‘Happy Days’: Henry Winkler Later Addressed Fonzie’s Sexism, Gave Advice to Fans

by Chris Haney

On Happy Days, actor Henry Winkler‘s beloved character Fonzie was known as a ladies’ man, but he later addressed Fonzie‘s perceived sexism on the hit show.

Everyone remembers “The Fonz” and how quickly he could charm any woman in sight. His almost telepathic ways with the ladies were highlighted by a signature snap of his fingers. When Fonzie clicked his fingers, women would come running. In addition, he could get anyone else’s attention with the trick as well.

Looking back though, his famous snap of the fingers didn’t age so well. During a 2015 interview, Winkler touched on the famous character’s sexism and shared some advice.

“All over the world, people still click their fingers at me like I did to women in the show. The advice I’ve always given about the Fonz’s sexism is this: ‘Never snap your fingers at a girl. They will break them off your hand,'” the Happy Days star said.

In addition to his snapping fingers trick, “The Fonz” was also known for another signature move. Whenever the jukebox needed fixing, Fonzie would hit it and it would magically work again. Yet Winkler made sure to clear that up as well.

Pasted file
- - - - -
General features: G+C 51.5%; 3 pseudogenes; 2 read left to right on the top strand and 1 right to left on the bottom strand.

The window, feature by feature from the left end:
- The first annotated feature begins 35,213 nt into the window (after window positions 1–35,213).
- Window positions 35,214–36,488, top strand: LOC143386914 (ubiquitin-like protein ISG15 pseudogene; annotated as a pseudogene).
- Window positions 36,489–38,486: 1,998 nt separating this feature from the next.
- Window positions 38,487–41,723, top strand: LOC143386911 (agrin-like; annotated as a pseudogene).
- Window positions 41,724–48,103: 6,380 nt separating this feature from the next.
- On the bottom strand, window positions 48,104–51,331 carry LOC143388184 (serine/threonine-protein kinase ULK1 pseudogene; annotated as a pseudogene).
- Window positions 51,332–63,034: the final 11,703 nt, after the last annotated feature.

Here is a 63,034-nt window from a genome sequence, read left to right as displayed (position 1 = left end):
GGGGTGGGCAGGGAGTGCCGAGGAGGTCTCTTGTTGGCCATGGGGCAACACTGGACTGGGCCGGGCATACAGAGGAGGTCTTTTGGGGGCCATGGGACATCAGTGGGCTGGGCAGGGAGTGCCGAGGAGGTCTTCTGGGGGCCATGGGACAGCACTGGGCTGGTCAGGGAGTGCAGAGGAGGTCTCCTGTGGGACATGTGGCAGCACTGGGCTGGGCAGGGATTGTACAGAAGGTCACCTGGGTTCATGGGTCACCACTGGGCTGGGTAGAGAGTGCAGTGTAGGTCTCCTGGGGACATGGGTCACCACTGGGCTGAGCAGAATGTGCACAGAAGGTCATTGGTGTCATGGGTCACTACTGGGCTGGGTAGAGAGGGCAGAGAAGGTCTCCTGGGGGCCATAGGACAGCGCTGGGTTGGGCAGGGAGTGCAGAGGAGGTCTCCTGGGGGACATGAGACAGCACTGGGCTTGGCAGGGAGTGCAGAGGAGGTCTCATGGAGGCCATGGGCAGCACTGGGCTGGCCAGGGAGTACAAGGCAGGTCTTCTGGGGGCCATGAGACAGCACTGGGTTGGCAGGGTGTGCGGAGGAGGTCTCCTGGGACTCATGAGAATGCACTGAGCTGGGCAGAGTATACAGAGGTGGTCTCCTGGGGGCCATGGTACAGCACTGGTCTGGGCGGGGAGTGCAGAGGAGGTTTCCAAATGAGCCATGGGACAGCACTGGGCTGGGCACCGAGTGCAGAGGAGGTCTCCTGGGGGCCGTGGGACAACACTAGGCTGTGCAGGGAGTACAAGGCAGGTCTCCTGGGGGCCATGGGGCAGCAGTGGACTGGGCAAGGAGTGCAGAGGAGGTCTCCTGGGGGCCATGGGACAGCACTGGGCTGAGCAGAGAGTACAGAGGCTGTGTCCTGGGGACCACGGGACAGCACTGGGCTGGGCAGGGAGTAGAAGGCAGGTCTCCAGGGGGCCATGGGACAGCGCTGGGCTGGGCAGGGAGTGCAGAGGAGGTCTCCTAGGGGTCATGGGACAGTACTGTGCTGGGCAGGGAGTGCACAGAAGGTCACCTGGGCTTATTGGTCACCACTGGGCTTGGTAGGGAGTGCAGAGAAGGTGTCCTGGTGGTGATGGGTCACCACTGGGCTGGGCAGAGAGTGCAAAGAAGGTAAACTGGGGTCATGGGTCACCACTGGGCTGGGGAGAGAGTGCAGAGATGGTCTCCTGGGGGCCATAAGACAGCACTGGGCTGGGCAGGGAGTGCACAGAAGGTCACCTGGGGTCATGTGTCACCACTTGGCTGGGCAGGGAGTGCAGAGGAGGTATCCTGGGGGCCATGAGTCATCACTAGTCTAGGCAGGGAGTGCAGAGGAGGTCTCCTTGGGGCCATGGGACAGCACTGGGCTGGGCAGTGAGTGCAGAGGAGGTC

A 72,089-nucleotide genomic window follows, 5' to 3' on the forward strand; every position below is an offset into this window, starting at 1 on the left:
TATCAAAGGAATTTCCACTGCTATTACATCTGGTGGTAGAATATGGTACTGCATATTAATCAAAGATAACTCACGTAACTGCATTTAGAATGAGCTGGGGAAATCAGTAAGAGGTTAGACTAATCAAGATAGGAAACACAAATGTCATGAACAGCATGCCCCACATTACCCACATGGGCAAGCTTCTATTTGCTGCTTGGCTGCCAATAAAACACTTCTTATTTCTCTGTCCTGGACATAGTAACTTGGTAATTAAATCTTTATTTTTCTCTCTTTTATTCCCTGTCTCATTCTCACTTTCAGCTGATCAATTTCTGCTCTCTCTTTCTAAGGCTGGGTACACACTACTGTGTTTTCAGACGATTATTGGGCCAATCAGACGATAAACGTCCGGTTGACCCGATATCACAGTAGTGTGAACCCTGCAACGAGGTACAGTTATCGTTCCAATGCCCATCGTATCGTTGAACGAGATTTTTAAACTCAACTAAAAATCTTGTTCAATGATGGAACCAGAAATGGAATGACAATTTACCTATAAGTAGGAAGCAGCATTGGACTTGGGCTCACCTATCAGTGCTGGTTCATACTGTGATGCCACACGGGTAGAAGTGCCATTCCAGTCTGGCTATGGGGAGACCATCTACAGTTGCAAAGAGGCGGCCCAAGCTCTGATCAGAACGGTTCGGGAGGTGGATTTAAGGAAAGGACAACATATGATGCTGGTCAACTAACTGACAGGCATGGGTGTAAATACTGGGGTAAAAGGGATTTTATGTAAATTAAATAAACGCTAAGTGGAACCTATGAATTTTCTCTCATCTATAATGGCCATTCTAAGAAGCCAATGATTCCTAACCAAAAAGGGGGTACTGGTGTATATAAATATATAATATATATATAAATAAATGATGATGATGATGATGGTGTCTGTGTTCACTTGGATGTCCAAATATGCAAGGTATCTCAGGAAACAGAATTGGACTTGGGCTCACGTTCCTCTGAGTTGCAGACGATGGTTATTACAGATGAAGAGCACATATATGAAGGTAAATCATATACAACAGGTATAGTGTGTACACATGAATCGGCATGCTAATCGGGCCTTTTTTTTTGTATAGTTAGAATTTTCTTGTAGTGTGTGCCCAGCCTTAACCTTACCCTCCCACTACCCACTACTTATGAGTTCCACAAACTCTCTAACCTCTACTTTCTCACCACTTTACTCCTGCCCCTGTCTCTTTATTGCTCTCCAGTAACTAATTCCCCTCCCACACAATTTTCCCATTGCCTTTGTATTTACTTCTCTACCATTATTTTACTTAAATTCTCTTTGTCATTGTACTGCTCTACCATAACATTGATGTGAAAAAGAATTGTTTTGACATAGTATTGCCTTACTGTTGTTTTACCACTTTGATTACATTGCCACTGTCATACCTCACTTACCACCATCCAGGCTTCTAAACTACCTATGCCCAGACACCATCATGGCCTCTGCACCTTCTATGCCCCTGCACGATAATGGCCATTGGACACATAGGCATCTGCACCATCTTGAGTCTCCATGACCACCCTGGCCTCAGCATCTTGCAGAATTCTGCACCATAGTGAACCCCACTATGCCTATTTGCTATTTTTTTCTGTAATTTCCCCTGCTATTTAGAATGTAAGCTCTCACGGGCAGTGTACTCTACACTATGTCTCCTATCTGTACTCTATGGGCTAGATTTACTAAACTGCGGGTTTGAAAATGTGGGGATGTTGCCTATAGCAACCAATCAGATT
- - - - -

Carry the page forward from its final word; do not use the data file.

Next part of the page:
“And I don’t want to burst anyone’s bubble, but if you hit a jukebox at the same time as a man named Fred plugs it in, you too can start a song playing. You too can make magic,” Winkler joked.

‘Happy Days’: Henry Winkler Confronts Ron Howard Over Fonzie’s Success

During an Inside the Actors Studio interview with actor Alec Baldwin, Henry Winkler was asked about his relationship with Ron Howard from their time on Happy Days.

“There’s an intended star of the show, and that person doesn’t always end up remaining the star of the show,” said Baldwin. “This was a show that was really built around Ronnie.”

As part of The Andy Griffith Show cast, Howard was already a television star by the time he joined Happy Days. During the show’s beginnings, Winkler was a relatively unknown actor.

“I was supposed to be seven out of 13, which meant I was only supposed to be in seven out of the 13 shows each cycle,” Winkler said to Baldwin. “[But] ‘The Fonz’ has taken off.”

It took a long, awkward car ride home together for the two actors to finally address the elephant in the room.

“The fourth year, we went to a dude ranch and did a two-parter, riding wild bulls. I had to sit on a bull,” Winkler remembered. “Ron Howard drove me home in his VW. And I said, ‘Ron, tell me now. How are you feeling? We haven’t talked about this.’”

“He said, ‘You didn’t do one thing other than be good at what you’re doing,’” Winkler explained. “‘You never do anything on the set where you try to be the star. And it’s good for the show. My feelings were hurt, but it’s good for the show.’”

Howard may have had his feelings hurt by the success of Fonzie. Yet the actors always worked well together on set.

“He was one of my most wonderful acting partners ever,” said Henry Winkler. “We could do a scene — we could read it, rehearse it, memorize it, and shoot it three times in 20 minutes. There was a thread between us that was amazing.”